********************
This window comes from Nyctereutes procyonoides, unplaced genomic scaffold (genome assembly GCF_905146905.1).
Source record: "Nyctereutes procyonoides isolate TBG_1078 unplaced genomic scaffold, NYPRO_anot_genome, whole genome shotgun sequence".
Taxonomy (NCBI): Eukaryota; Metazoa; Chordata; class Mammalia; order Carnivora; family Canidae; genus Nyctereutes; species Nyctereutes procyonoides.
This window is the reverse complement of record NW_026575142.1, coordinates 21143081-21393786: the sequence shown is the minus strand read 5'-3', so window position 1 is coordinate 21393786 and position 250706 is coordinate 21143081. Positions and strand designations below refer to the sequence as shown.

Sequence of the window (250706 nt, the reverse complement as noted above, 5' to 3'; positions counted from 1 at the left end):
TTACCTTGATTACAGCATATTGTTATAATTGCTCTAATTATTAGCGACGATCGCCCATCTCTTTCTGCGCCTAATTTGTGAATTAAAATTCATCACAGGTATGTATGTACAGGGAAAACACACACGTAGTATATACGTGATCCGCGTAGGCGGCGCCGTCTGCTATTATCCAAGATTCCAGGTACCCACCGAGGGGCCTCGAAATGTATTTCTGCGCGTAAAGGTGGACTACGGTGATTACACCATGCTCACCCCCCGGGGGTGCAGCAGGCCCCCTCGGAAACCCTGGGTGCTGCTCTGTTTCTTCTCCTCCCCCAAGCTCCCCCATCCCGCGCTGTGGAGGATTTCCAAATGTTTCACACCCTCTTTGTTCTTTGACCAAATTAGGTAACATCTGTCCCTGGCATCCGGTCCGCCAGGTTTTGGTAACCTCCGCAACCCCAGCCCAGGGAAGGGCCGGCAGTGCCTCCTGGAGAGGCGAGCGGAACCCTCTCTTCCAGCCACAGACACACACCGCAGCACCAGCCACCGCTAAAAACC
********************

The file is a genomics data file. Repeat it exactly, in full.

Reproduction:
This window comes from Nyctereutes procyonoides, unplaced genomic scaffold (genome assembly GCF_905146905.1).
Source record: "Nyctereutes procyonoides isolate TBG_1078 unplaced genomic scaffold, NYPRO_anot_genome, whole genome shotgun sequence".
Taxonomy (NCBI): Eukaryota; Metazoa; Chordata; class Mammalia; order Carnivora; family Canidae; genus Nyctereutes; species Nyctereutes procyonoides.
This window is the reverse complement of record NW_026575142.1, coordinates 21143081-21393786: the sequence shown is the minus strand read 5'-3', so window position 1 is coordinate 21393786 and position 250706 is coordinate 21143081. Positions and strand designations below refer to the sequence as shown.

Sequence of the window (250706 nt, the reverse complement as noted above, 5' to 3'; positions counted from 1 at the left end):
TTACCTTGATTACAGCATATTGTTATAATTGCTCTAATTATTAGCGACGATCGCCCATCTCTTTCTGCGCCTAATTTGTGAATTAAAATTCATCACAGGTATGTATGTACAGGGAAAACACACACGTAGTATATACGTGATCCGCGTAGGCGGCGCCGTCTGCTATTATCCAAGATTCCAGGTACCCACCGAGGGGCCTCGAAATGTATTTCTGCGCGTAAAGGTGGACTACGGTGATTACACCATGCTCACCCCCCGGGGGTGCAGCAGGCCCCCTCGGAAACCCTGGGTGCTGCTCTGTTTCTTCTCCTCCCCCAAGCTCCCCCATCCCGCGCTGTGGAGGATTTCCAAATGTTTCACACCCTCTTTGTTCTTTGACCAAATTAGGTAACATCTGTCCCTGGCATCCGGTCCGCCAGGTTTTGGTAACCTCCGCAACCCCAGCCCAGGGAAGGGCCGGCAGTGCCTCCTGGAGAGGCGAGCGGAACCCTCTCTTCCAGCCACAGACACACACCGCAGCACCAGCCACCGCTAAAAACC